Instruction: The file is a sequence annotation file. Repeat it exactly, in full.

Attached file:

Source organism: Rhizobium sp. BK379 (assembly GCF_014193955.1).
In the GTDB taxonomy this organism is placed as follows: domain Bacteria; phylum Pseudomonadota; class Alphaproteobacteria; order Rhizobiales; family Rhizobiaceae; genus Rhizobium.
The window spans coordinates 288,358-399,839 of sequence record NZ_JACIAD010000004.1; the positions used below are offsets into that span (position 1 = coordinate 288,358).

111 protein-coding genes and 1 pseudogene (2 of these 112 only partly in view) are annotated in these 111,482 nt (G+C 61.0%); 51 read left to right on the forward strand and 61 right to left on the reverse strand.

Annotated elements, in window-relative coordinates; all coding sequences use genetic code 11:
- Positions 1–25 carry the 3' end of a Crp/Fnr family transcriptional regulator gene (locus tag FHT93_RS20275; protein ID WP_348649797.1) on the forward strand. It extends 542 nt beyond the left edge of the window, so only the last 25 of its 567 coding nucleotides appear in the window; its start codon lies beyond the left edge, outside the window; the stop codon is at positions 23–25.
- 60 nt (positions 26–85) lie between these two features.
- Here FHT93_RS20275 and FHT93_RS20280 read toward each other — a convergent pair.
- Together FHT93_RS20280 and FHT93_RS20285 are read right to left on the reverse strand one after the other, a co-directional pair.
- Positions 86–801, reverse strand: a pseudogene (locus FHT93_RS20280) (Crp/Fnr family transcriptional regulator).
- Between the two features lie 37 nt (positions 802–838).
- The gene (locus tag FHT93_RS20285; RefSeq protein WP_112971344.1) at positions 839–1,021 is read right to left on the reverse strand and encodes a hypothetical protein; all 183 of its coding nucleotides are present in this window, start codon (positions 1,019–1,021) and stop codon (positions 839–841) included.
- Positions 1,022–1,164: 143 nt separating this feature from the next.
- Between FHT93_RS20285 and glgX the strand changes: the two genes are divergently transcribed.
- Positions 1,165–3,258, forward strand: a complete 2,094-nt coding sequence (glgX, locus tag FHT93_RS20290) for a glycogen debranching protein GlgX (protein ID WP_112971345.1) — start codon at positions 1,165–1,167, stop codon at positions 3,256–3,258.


Source organism: Rhizobium sp. BK379 (assembly GCF_014193955.1).
In the GTDB taxonomy this organism is placed as follows: domain Bacteria; phylum Pseudomonadota; class Alphaproteobacteria; order Rhizobiales; family Rhizobiaceae; genus Rhizobium.
The window spans coordinates 288,358-399,839 of sequence record NZ_JACIAD010000004.1; the positions used below are offsets into that span (position 1 = coordinate 288,358).

111 protein-coding genes and 1 pseudogene (2 of these 112 only partly in view) are annotated in these 111,482 nt (G+C 61.0%); 51 read left to right on the forward strand and 61 right to left on the reverse strand.

Annotated elements, in window-relative coordinates; all coding sequences use genetic code 11:
- Positions 1–25 carry the 3' end of a Crp/Fnr family transcriptional regulator gene (locus tag FHT93_RS20275; protein ID WP_348649797.1) on the forward strand. It extends 542 nt beyond the left edge of the window, so only the last 25 of its 567 coding nucleotides appear in the window; its start codon lies beyond the left edge, outside the window; the stop codon is at positions 23–25.
- 60 nt (positions 26–85) lie between these two features.
- Here FHT93_RS20275 and FHT93_RS20280 read toward each other — a convergent pair.
- Together FHT93_RS20280 and FHT93_RS20285 are read right to left on the reverse strand one after the other, a co-directional pair.
- Positions 86–801, reverse strand: a pseudogene (locus FHT93_RS20280) (Crp/Fnr family transcriptional regulator).
- Between the two features lie 37 nt (positions 802–838).
- The gene (locus tag FHT93_RS20285; RefSeq protein WP_112971344.1) at positions 839–1,021 is read right to left on the reverse strand and encodes a hypothetical protein; all 183 of its coding nucleotides are present in this window, start codon (positions 1,019–1,021) and stop codon (positions 839–841) included.
- Positions 1,022–1,164: 143 nt separating this feature from the next.
- Between FHT93_RS20285 and glgX the strand changes: the two genes are divergently transcribed.
- Positions 1,165–3,258, forward strand: a complete 2,094-nt coding sequence (glgX, locus tag FHT93_RS20290) for a glycogen debranching protein GlgX (protein ID WP_112971345.1) — start codon at positions 1,165–1,167, stop codon at positions 3,256–3,258.